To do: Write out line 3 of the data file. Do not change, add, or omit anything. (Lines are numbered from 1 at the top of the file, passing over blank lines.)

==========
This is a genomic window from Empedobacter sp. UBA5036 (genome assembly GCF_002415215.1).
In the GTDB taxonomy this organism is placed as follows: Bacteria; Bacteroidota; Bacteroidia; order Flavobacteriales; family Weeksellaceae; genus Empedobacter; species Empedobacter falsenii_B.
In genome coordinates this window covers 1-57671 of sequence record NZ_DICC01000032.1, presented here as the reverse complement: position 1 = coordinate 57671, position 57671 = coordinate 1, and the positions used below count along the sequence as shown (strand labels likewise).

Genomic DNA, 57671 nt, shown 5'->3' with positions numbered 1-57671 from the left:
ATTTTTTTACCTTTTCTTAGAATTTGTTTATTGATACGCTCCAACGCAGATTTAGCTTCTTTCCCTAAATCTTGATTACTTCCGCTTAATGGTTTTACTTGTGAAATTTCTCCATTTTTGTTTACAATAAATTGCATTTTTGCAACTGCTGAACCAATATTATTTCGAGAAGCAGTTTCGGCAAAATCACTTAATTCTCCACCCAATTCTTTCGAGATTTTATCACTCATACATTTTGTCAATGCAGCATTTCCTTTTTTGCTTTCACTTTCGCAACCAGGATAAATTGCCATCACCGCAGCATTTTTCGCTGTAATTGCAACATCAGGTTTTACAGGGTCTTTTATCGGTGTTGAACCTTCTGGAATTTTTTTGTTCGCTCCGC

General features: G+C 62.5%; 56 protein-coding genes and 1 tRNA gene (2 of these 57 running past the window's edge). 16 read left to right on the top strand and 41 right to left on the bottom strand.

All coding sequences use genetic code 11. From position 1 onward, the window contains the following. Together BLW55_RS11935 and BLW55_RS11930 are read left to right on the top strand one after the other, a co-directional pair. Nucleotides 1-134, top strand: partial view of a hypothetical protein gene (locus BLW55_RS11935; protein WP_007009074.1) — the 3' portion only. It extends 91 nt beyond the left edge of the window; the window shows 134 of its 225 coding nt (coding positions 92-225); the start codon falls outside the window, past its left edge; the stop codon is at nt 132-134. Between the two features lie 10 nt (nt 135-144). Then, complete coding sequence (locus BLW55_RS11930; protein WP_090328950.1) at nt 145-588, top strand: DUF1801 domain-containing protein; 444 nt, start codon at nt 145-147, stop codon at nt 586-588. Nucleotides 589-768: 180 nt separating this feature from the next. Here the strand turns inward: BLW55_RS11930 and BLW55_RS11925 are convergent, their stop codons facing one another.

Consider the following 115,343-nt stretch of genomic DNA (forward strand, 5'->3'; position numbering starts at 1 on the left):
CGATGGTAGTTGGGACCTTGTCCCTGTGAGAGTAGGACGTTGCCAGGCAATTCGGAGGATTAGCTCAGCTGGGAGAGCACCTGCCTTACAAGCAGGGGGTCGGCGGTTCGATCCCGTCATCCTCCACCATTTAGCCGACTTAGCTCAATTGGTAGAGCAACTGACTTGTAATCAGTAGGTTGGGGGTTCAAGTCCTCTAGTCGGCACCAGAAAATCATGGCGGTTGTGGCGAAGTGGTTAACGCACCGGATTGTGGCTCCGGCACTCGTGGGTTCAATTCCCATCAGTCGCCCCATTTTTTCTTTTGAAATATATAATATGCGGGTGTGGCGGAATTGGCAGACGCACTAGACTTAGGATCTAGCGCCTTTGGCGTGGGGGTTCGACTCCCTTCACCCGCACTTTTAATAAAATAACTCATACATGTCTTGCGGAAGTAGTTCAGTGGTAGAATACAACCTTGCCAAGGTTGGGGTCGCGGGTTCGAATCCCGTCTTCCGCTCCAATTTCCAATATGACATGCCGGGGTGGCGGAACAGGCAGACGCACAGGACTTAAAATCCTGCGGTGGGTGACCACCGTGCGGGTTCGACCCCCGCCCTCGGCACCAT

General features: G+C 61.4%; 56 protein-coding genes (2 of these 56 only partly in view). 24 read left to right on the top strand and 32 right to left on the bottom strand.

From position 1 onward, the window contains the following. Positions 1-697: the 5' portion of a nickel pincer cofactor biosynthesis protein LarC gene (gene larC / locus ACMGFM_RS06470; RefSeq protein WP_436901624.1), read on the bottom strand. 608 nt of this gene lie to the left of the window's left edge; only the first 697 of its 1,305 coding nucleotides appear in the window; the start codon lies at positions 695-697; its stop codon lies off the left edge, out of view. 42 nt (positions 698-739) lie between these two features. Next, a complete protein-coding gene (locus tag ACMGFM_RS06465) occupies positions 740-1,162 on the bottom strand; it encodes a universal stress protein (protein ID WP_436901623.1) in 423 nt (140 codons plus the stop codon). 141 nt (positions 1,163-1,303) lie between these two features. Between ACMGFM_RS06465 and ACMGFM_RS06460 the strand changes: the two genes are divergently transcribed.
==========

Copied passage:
In genome coordinates this window covers 1-57671 of sequence record NZ_DICC01000032.1, presented here as the reverse complement: position 1 = coordinate 57671, position 57671 = coordinate 1, and the positions used below count along the sequence as shown (strand labels likewise).